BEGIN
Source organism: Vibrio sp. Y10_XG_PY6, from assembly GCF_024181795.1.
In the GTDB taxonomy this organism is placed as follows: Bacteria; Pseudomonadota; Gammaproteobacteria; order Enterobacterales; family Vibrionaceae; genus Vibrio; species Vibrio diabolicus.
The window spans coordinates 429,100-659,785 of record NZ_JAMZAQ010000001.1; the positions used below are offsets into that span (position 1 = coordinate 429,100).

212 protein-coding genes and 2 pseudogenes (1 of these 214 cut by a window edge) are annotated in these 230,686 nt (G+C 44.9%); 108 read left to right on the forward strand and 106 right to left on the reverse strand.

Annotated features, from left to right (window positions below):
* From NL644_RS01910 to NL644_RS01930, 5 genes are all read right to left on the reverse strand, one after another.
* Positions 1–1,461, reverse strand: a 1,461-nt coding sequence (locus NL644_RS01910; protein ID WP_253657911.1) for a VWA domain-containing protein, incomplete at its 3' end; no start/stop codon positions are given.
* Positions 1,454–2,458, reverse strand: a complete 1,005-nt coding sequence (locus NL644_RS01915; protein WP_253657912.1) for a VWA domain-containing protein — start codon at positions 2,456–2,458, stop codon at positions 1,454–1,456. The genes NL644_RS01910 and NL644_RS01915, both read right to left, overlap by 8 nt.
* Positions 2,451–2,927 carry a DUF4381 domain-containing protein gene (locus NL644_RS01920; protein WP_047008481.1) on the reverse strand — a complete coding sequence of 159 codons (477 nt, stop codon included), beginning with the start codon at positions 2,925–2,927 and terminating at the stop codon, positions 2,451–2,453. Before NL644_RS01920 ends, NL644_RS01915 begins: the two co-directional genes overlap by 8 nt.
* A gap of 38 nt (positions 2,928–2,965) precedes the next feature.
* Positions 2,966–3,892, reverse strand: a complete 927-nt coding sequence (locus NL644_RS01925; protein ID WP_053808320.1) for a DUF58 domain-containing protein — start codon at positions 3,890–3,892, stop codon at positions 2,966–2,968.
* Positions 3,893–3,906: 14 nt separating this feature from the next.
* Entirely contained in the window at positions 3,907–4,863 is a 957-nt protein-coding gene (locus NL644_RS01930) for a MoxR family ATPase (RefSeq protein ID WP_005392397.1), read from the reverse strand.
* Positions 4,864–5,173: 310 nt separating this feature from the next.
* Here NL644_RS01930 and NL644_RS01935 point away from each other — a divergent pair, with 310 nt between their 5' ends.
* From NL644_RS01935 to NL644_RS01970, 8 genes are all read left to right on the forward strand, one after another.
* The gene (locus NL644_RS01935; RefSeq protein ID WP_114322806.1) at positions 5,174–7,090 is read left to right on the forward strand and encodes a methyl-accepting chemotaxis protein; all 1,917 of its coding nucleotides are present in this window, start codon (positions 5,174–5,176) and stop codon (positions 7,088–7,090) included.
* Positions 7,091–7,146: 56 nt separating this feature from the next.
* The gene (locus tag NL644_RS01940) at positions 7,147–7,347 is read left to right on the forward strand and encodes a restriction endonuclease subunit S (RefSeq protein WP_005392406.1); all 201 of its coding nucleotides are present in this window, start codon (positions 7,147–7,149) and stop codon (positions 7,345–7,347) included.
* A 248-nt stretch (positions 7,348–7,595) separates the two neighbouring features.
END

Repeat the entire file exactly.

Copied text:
Source organism: Vibrio sp. Y10_XG_PY6, from assembly GCF_024181795.1.
In the GTDB taxonomy this organism is placed as follows: Bacteria; Pseudomonadota; Gammaproteobacteria; order Enterobacterales; family Vibrionaceae; genus Vibrio; species Vibrio diabolicus.
The window spans coordinates 429,100-659,785 of record NZ_JAMZAQ010000001.1; the positions used below are offsets into that span (position 1 = coordinate 429,100).

212 protein-coding genes and 2 pseudogenes (1 of these 214 cut by a window edge) are annotated in these 230,686 nt (G+C 44.9%); 108 read left to right on the forward strand and 106 right to left on the reverse strand.

Annotated features, from left to right (window positions below):
* From NL644_RS01910 to NL644_RS01930, 5 genes are all read right to left on the reverse strand, one after another.
* Positions 1–1,461, reverse strand: a 1,461-nt coding sequence (locus NL644_RS01910; protein ID WP_253657911.1) for a VWA domain-containing protein, incomplete at its 3' end; no start/stop codon positions are given.
* Positions 1,454–2,458, reverse strand: a complete 1,005-nt coding sequence (locus NL644_RS01915; protein WP_253657912.1) for a VWA domain-containing protein — start codon at positions 2,456–2,458, stop codon at positions 1,454–1,456. The genes NL644_RS01910 and NL644_RS01915, both read right to left, overlap by 8 nt.
* Positions 2,451–2,927 carry a DUF4381 domain-containing protein gene (locus NL644_RS01920; protein WP_047008481.1) on the reverse strand — a complete coding sequence of 159 codons (477 nt, stop codon included), beginning with the start codon at positions 2,925–2,927 and terminating at the stop codon, positions 2,451–2,453. Before NL644_RS01920 ends, NL644_RS01915 begins: the two co-directional genes overlap by 8 nt.
* A gap of 38 nt (positions 2,928–2,965) precedes the next feature.
* Positions 2,966–3,892, reverse strand: a complete 927-nt coding sequence (locus NL644_RS01925; protein ID WP_053808320.1) for a DUF58 domain-containing protein — start codon at positions 3,890–3,892, stop codon at positions 2,966–2,968.
* Positions 3,893–3,906: 14 nt separating this feature from the next.
* Entirely contained in the window at positions 3,907–4,863 is a 957-nt protein-coding gene (locus NL644_RS01930) for a MoxR family ATPase (RefSeq protein ID WP_005392397.1), read from the reverse strand.
* Positions 4,864–5,173: 310 nt separating this feature from the next.
* Here NL644_RS01930 and NL644_RS01935 point away from each other — a divergent pair, with 310 nt between their 5' ends.
* From NL644_RS01935 to NL644_RS01970, 8 genes are all read left to right on the forward strand, one after another.
* The gene (locus NL644_RS01935; RefSeq protein ID WP_114322806.1) at positions 5,174–7,090 is read left to right on the forward strand and encodes a methyl-accepting chemotaxis protein; all 1,917 of its coding nucleotides are present in this window, start codon (positions 5,174–5,176) and stop codon (positions 7,088–7,090) included.
* Positions 7,091–7,146: 56 nt separating this feature from the next.
* The gene (locus tag NL644_RS01940) at positions 7,147–7,347 is read left to right on the forward strand and encodes a restriction endonuclease subunit S (RefSeq protein WP_005392406.1); all 201 of its coding nucleotides are present in this window, start codon (positions 7,147–7,149) and stop codon (positions 7,345–7,347) included.
* A 248-nt stretch (positions 7,348–7,595) separates the two neighbouring features.